Sika AG is a global specialty chemicals company with a leading position in the development and production of systems and products for bonding, sealing, damping, reinforcing and protecting in the building sector and the motor vehicle industry. The CEO believed that one of the key reasons for the company’s success was its people and its organization. He had focused the company’s strategy on building a strong technology company with equally strong market presence in emerging markets. In 2014 the company’s almost 17,000 employees worked to supply over 23,000 products manufactured in 160 factories to customers in 90 countries and more than 20 industries. The CEO and his senior management team believed that the matrix organizational structure was appropriate for this complex organization because it gave strength to local managers while also leveraging opportunities across the target markets. As Sika’s business grew and customers and products became more specialized, the company had formally introduced a global key account management system, which incorporated Key Account Managers (KAMs) for customers who were buying significant volume of purchase from Sika. Depending on the geographic scope of the customers, Sika had local, regional and global KAMs. The introduction of KAMs had created a matrix structure at Sika, which posed challenges to the day-to-day management of the company’s operations. In particular, there were conflicting needs between account, functional and geographic managers. This case examines these conflicting needs in the context of a major client launching a regional tender for Africa purchases.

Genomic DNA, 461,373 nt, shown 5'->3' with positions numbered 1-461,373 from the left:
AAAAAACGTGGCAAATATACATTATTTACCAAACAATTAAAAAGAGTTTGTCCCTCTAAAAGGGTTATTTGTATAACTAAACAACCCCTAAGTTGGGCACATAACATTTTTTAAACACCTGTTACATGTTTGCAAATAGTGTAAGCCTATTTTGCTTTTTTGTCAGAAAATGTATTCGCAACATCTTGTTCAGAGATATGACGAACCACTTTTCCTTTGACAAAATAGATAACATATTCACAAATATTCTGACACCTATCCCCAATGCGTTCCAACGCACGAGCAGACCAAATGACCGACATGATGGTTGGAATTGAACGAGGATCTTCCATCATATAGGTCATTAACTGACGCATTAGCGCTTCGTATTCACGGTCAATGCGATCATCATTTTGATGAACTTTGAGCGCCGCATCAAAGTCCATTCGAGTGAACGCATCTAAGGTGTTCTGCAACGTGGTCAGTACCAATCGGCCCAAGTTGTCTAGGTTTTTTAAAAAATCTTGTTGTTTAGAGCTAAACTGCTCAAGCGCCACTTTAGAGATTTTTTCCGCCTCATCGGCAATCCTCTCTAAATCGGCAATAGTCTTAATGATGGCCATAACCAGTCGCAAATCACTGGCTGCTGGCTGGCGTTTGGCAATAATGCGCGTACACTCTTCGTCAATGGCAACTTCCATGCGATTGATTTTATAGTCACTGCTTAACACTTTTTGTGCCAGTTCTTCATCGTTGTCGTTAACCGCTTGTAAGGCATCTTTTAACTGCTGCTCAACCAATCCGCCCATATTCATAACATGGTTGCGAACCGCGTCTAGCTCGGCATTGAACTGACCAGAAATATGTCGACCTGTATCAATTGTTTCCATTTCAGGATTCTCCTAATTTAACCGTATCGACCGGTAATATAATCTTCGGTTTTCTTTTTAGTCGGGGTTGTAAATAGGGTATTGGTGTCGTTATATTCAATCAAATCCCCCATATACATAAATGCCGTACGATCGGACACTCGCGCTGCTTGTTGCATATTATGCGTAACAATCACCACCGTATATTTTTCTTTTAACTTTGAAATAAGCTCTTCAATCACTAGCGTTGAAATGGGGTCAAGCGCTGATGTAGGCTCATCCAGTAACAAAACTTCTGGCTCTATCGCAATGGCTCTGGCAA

The main target audience for this case is senior level executives seeking to understand the challenges and opportunities of leading in a matrix organizational structure.
Key account management at Sika (B3): Egon Spengler's dilemma
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